In the annals of gaming history, there’s no controller better known than the three-pronged piece of plastic that shipped with the Nintendo 64. That’s likely for a few reasons. There’s the unique design, which renders it instantly and unmistakably recognizable as the N64’s gamepad. There’s the popularity of the console, which helped cement Nintendo as one of the definitive names in gaming.
But the most important part of the N64 controller isn’t the design or the box it attached to: it was the joystick, which introduced millions to a new way of controlling games and paved the way for modern 3D gaming that’s virtually standard today.
Nintendo didn’t invent the joystick or the idea of using it for games, but it did popularize the joystick as a default control option for mainstream 3D games in a way that no one else had done before. Prior to the N64, joysticks were limited largely to flight simulator enthusiasts looking for the most realistic platform to mirror actual flight (although earlier consoles like the Atari 2600 did feature a joystick input, albeit for 2D gaming.) But the N64 controller offered a joystick as the main control scheme for every type of game and placed it front and center in players’ hands.
One reason for that decision was the shift to 3D gaming, a change Nintendo helped usher in with the N64. Moving around a polygonal three-dimensional world meant players needed the ability to navigate more freely than what a traditional D-pad (designed for grid-like pixels on past consoles) would allow. It’s something reflected in my favorite design cue of the N64 joystick: the octagonal well it rests in, which subtly cues players toward the eight cardinal directions they can tilt the stick and subsequently move their character on-screen. (It’s also a detail Nintendo stuck with on its succeeding consoles up until the Wii U.)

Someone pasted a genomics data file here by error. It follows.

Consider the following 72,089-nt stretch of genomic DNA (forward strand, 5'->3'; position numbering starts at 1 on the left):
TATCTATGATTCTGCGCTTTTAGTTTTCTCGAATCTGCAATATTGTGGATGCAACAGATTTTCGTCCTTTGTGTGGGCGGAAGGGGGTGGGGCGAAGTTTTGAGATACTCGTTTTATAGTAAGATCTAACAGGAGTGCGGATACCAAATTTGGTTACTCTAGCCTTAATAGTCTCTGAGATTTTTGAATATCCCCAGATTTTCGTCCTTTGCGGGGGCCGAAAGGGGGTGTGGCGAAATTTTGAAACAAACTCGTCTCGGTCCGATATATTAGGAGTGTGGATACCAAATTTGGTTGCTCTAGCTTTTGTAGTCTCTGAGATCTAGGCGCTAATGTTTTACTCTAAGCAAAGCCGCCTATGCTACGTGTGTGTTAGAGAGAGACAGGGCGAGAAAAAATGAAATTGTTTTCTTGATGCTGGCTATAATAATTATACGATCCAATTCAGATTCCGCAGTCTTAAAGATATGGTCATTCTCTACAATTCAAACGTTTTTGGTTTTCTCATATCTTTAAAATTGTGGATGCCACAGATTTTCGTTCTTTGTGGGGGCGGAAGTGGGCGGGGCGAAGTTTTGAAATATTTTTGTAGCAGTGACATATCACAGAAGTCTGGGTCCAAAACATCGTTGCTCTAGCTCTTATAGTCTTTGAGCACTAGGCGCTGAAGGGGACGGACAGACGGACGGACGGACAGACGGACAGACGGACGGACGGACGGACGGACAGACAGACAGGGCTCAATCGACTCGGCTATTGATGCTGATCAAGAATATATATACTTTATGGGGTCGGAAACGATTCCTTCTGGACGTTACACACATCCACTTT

Nintendo didn’t invent the joystick, but it did popularize it
But the magic of the N64’s controller is how Nintendo used the design to teach players how to use the new joystick and navigate in new planes. The strange-looking third controller grip allowed the N64 controller to be held on the two outside grips like a “regular” controller, but the center-mounted stick encourages players to view it as the primary control scheme. And the textured rubber grip rests naturally under your thumb, making it easy to tilt it in any direction.
The joystick also allowed for more subtle movement than a traditional D-pad. In Super Mario 64, players are introduced to the idea that they can push the joystick hard to run but tilt it lightly to walk. Later on in the game, they can even use it to fly freely in three dimensions.
The hardware had issues. The mechanism was prone to wearing out and loosening over time, requiring that they be properly maintained, lubricated, and replaced. But it’s important to remember that it was also a first-generation product, released at a time when Nintendo’s biggest competitors, the original PlayStation and Sega Saturn, only had shipped with old-fashioned D-pads. (Both would later release controllers with joysticks after the N64 was released.)
The N64 controller is also very clearly a transition point. Its design looks almost like an SNES controller grew some extra appendages, and the direction pad and face buttons still easily allow for developers and players who were uneasy about the new control scheme to avoid it. There was only the single analog stick, making camera control a frustration in some games.
It wouldn’t be until Sony released the Dual Analog Controller in 1997 that the modern double-analog stick design that’s still used on virtually every major controller and gamepad today would arrive. Even Nintendo would go on to offer its own version of PlayStation’s face button / D-pad / dual-stick / triggers layout with the GameCube, the Wii Classic controller, the Wii U, and the Switch.
But the N64’s lone joystick was a starting point, a bridge from the pixelated consoles of the past to the ultra-powerful PlayStations and Xboxes we have today — teaching generations of players a new way to think about gaming and moving in a digital space.
Update August 30th, 12:30pm: Added mention of the Atari 2600 as predating the Nintendo 64 for console joysticks.